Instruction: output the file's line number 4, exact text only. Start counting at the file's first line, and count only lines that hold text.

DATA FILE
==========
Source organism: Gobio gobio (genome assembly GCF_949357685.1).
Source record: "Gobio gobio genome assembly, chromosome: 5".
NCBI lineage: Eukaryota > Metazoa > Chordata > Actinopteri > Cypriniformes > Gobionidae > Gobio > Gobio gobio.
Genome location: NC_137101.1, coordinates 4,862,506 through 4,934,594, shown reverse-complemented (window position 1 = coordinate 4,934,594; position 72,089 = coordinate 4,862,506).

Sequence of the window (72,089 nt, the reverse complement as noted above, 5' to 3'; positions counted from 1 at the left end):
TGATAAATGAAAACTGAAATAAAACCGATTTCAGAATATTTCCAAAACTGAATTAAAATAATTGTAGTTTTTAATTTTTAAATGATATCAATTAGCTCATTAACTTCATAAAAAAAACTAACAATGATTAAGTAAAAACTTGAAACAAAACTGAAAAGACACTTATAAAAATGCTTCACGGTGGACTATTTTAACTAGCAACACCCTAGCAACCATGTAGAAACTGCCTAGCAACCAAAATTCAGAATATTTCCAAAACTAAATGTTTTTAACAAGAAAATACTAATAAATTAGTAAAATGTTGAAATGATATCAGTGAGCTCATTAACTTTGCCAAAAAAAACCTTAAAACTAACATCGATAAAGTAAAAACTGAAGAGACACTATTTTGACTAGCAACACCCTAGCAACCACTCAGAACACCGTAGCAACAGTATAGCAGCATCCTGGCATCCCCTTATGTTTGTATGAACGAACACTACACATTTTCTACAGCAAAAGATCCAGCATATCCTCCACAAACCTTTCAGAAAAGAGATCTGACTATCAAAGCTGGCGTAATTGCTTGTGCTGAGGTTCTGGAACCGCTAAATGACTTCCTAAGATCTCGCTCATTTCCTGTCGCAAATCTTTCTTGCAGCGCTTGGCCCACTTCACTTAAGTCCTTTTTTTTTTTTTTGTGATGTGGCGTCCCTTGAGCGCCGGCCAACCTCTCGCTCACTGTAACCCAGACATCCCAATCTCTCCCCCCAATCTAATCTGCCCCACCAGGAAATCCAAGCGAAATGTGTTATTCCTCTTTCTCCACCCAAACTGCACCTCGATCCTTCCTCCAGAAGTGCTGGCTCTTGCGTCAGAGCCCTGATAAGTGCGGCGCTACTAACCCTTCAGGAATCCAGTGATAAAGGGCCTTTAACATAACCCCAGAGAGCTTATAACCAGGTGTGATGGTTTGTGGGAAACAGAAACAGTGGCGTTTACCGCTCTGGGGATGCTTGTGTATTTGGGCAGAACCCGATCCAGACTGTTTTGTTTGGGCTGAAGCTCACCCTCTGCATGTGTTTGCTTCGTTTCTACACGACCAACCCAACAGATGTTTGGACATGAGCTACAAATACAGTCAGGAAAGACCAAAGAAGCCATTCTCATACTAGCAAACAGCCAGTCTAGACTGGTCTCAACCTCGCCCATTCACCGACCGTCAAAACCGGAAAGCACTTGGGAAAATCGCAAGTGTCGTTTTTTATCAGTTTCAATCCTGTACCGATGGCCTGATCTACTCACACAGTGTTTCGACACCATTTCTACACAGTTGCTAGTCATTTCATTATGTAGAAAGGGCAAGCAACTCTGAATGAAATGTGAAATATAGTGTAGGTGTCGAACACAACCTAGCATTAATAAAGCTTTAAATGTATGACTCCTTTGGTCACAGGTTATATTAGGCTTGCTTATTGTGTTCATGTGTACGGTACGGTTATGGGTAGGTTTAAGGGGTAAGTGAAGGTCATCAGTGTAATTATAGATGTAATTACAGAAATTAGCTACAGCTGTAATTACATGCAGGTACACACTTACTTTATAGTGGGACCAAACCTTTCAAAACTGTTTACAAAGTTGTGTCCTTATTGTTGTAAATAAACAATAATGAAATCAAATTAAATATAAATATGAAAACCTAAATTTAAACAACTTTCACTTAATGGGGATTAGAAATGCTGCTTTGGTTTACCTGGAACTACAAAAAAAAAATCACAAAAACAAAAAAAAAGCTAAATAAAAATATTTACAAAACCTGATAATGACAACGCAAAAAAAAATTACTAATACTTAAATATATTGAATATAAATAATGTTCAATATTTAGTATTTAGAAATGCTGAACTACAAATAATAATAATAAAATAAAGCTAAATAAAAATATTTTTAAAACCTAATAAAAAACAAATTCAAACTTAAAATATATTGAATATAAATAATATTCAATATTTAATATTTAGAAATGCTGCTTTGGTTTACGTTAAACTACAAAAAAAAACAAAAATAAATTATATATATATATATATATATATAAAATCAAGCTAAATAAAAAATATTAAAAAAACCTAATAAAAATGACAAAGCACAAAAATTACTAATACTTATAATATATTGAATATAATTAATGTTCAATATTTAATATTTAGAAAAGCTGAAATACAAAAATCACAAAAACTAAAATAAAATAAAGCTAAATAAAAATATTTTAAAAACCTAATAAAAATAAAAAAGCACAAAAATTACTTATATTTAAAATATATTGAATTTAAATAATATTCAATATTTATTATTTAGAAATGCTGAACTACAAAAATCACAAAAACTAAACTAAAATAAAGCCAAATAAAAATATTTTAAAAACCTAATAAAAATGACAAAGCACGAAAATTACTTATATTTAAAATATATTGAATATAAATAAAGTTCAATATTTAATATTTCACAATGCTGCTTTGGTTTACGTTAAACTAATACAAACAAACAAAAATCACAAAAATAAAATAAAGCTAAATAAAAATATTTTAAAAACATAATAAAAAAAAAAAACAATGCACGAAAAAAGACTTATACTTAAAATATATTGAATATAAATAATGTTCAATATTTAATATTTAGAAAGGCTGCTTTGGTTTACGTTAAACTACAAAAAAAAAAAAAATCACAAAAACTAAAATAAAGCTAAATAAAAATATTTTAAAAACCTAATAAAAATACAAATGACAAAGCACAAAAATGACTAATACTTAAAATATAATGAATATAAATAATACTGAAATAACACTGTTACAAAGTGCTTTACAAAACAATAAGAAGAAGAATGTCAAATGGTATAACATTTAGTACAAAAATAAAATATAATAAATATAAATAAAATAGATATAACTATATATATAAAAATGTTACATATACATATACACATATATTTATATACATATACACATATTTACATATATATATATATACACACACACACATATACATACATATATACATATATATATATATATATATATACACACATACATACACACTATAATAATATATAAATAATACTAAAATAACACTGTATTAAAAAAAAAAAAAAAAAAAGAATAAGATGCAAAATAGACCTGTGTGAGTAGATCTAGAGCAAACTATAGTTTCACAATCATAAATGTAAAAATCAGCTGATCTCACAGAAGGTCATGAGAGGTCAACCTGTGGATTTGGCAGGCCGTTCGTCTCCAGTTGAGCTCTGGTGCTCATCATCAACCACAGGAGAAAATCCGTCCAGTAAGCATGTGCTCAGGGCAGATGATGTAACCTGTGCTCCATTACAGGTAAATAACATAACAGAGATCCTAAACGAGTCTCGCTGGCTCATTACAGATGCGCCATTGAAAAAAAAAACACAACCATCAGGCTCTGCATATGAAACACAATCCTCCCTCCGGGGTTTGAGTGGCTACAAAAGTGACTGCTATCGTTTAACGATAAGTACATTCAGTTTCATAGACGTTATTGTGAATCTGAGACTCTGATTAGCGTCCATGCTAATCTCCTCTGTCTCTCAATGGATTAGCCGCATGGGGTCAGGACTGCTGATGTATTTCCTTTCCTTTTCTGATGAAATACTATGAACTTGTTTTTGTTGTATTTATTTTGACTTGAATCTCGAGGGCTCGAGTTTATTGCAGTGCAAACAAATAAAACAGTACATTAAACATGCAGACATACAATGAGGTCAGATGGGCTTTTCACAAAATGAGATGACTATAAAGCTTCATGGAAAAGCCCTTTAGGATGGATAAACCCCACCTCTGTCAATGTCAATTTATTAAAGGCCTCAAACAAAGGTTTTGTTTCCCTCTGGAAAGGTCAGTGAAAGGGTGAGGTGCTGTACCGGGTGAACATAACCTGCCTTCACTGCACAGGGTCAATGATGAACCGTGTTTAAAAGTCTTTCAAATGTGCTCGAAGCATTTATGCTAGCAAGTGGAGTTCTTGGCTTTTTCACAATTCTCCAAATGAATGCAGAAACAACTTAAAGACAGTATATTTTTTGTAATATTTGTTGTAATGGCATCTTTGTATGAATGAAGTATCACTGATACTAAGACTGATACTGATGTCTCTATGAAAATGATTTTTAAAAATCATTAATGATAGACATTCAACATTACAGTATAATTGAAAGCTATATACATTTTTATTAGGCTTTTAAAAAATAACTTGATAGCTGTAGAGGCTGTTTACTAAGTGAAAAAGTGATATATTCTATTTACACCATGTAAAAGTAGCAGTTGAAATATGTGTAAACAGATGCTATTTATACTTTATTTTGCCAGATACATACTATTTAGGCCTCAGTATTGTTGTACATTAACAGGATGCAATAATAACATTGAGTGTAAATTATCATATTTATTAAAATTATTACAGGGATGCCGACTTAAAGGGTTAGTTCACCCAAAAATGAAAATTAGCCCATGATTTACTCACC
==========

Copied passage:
Genome location: NC_137101.1, coordinates 4,862,506 through 4,934,594, shown reverse-complemented (window position 1 = coordinate 4,934,594; position 72,089 = coordinate 4,862,506).